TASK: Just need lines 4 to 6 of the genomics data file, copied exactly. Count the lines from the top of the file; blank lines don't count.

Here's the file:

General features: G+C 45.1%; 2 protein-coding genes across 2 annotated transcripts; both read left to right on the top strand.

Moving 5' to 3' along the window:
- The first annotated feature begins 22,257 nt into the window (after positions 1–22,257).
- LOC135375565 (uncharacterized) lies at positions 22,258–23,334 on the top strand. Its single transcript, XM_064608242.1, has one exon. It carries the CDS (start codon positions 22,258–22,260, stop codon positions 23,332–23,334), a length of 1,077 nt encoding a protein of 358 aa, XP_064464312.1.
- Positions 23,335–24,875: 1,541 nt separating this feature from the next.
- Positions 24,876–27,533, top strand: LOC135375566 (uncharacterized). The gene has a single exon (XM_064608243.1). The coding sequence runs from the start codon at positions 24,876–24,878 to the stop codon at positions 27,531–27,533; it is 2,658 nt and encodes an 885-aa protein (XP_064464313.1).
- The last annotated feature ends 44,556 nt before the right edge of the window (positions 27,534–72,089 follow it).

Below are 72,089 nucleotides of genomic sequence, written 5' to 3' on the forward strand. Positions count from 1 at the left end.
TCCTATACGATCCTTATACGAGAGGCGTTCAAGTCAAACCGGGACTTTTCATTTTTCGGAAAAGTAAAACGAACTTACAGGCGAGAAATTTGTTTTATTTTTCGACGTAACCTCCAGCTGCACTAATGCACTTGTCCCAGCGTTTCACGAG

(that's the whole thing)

- LOC135375565 (uncharacterized) lies at positions 22,258–23,334 on the top strand. Its single transcript, XM_064608242.1, has one exon. It carries the CDS (start codon positions 22,258–22,260, stop codon positions 23,332–23,334), a length of 1,077 nt encoding a protein of 358 aa, XP_064464312.1.
- Positions 23,335–24,875: 1,541 nt separating this feature from the next.
- Positions 24,876–27,533, top strand: LOC135375566 (uncharacterized). The gene has a single exon (XM_064608243.1). The coding sequence runs from the start codon at positions 24,876–24,878 to the stop codon at positions 27,531–27,533; it is 2,658 nt and encodes an 885-aa protein (XP_064464313.1).